The City of Glen Cove and The Long Island Woman Suffrage Association dedicated a Woman Suffrage historic marker on Monday on Dosoris Lane, to commemorate the 100th anniversary of women’s right to vote in N.Y.
The historic marker, funded by the William G. Pomero Foundation, recognizes the role of Glen Cove Suffragists Helen Sherman Pratt and Florence Gibb Pratt.
The marker was made possible by Antonia Petrash, author of “Long Island and the Woman Suffrage Movement” and founder of The Long Island Woman Suffrage Association. Through research for her book, she discovered the important role of the Pratt sisters in N.Y. Women’s Suffrage. She reached out to Glen Cove about installing the marker, and the city was happy to put it on display.
“I think it’s important for people to know the history of Women’s Suffrage and how long and hard women had to fight to get the vote,” said Petrash. “Its important for the women for all the work they did . . . it was important to honor them.”
The marker is located near the Glen Cove YMCA, 135 Dosoris Lane, by the Treiber Center outdoor pool.
As the sole woman in Glen Cove City government, Councilwoman Pamela Panzenbeck spoke about the marker’s importance.
“In my lifetime, I as a woman, have the privilege of not only voting in all elections, but being able to run for an elected office, serving my beloved Glen Cove as an Elected Official— as a Councilwoman,” said Panzenbeck. “I greatly admire the dedication and hard work of the Pratt sisters-in-law and thank them for their contributions to the Suffrage movement, to Glen Cove and to all women here today. Because of women like them, We have been given the right to vote, something we must never take for granted and a right we must always protect.
Two of the most influential leaders of the woman suffrage movement in Glen Cove were sisters-in-laws Helen Deming Sherman Pratt, wife of George Du Pont Pratt, and Florence Gibb Pratt, wife of Herbert Lee Pratt. Helen and George lived at Killenworth on Dosoris Lane (now the Russian Mission), while Florence and Herbert Pratt lived around the corner on Crescent Beach Road at the Braes (now home to Webb Institute).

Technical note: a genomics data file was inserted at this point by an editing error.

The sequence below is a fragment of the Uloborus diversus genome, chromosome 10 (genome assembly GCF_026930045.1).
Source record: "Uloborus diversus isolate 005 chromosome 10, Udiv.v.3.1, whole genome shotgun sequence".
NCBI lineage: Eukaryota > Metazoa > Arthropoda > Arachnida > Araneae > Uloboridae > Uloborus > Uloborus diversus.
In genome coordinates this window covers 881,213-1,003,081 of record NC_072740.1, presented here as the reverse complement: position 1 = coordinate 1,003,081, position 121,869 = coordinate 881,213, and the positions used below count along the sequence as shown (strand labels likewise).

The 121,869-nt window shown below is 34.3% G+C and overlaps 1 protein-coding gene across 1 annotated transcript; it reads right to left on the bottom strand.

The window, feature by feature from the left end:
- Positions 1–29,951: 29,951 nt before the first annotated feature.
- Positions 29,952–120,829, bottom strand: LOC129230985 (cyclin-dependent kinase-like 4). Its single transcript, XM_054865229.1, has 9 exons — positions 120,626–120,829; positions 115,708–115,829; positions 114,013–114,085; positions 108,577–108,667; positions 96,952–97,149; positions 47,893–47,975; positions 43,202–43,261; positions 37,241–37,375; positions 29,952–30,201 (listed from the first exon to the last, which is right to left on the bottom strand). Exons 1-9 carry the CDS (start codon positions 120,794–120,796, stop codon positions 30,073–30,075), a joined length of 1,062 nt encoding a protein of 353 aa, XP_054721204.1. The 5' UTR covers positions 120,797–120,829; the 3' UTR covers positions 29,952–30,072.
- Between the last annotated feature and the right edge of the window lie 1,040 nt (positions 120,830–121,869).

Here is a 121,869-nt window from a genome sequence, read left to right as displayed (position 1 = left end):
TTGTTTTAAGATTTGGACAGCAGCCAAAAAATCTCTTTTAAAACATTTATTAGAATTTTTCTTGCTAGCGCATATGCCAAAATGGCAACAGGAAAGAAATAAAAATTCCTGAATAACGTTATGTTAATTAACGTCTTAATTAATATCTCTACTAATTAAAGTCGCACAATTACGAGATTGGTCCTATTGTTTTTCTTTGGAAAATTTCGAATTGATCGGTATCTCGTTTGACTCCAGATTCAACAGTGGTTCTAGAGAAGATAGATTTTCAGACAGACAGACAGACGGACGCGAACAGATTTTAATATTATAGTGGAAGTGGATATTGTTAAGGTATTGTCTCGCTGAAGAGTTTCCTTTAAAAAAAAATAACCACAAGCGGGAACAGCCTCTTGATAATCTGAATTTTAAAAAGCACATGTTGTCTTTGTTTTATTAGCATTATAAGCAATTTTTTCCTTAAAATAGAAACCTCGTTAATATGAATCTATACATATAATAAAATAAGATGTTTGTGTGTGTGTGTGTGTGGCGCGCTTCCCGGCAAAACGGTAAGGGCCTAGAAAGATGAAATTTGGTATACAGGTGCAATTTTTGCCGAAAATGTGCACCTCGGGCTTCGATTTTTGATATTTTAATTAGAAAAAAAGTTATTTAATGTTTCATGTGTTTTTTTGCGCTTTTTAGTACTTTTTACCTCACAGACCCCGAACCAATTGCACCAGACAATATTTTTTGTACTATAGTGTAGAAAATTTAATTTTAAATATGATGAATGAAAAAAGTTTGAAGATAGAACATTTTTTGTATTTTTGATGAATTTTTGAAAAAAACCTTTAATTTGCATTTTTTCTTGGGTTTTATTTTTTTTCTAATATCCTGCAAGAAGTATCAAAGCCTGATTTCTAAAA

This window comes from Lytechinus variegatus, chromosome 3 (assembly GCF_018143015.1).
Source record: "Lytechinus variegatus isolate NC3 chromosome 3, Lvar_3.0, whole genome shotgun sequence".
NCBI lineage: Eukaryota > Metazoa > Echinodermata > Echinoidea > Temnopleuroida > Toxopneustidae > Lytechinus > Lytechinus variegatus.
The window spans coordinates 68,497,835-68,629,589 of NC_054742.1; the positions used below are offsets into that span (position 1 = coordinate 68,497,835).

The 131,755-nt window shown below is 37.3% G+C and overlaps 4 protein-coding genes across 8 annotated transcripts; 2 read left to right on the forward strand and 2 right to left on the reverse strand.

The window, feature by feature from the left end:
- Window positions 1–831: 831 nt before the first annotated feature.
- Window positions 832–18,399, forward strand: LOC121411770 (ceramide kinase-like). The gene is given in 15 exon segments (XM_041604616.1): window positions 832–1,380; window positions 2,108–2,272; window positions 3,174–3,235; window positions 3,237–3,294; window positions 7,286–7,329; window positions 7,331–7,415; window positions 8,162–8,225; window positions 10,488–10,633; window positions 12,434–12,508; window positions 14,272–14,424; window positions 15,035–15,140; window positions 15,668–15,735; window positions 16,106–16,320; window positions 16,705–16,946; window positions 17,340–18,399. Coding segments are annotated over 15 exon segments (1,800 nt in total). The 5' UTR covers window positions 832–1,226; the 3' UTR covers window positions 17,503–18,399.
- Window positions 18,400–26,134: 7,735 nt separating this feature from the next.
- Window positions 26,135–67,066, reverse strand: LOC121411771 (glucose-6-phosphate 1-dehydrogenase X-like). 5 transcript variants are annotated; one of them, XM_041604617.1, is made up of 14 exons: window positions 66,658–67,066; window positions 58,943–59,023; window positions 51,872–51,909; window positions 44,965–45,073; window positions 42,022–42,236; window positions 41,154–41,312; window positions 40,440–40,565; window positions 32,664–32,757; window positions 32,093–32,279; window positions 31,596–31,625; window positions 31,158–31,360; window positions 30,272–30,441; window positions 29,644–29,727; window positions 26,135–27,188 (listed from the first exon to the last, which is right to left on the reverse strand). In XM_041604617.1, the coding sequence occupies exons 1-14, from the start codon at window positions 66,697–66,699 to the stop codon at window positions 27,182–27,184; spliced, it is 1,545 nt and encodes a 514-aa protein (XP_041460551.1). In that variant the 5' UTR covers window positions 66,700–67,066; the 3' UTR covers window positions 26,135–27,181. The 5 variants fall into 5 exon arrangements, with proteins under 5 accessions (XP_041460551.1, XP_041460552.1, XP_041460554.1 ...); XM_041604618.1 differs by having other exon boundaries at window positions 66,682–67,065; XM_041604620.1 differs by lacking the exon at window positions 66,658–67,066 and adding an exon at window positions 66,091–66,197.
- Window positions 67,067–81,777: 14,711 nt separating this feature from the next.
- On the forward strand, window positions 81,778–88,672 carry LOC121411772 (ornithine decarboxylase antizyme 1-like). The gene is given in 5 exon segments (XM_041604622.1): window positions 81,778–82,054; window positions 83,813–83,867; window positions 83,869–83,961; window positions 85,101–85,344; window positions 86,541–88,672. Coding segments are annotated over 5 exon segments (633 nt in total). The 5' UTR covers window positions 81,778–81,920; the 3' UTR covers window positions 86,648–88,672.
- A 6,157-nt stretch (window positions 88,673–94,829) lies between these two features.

About Helen Sherman Pratt and Florence Gibb Pratt
In addition to her suffrage work, Sherman was one of the founders of the Lincoln Settlement House, which served the needs of the African-American community in Glen Cove. She was a member of the Women’s Trade Union League and later The League of Women Voters. On June 20, 1920 Helen hosted the Long Island Convention of the League of Women Voters at Killenworth.
Florence Gibb was born in Brooklyn on Nov. 3, 1872 and like Sherman, she graduated from Packer Collegiate Institute in Brooklyn. Gibb married Herbert Lee Pratt in 1897, lived in Manhattan and later built their Glen Cove summer home near other Pratt family members in 1906.
Gibb contributed to the founding of Nassau Hospital in Mineola, now Winthrop Hospital, and was the first woman to be elected to the New York State Board of Regents.
She and Katrina Ely Tiffany were part of a delegation that met with President Woodrow Wilson on Oct. 25, 1917 to discuss the suffrage cause. In December of 1917, Gibb held the post of Treasurer of the Woman Suffrage Party of New York City as well as Third Vice-Chairman of the Manhattan Borough. That same month she joined a group of delegates from N.Y. and again traveled to Washington D.C. for the convention of the National American Woman Suffrage Association.
The 100th anniversary of New York women winning the right to vote
Thanks to the efforts of early reformers Elizabeth Cady Stanton and Lucretia Mott, who organized the first women’s rights convention in Seneca Falls, N.Y., a national movement was begun to gain equality for women and the demand for women having the right to vote was the focal point of their efforts.
N.Y. passed a referendum granting women the right to vote on Nov. 6, 1917. This hard-earned victory was the result of the work of many women who like Helen Sherman Pratt and Florence Gibb Pratt campaigned relentlessly for over 70 years to ensure that women had the same rights as men. Ratified on Aug. 18, 1920 the 19th Amendment to the U.S. Constitution granted American women the right to vote stating: “The right of citizens of the United States to vote shall not be denied or abridged by the United States or by any State on account of sex.”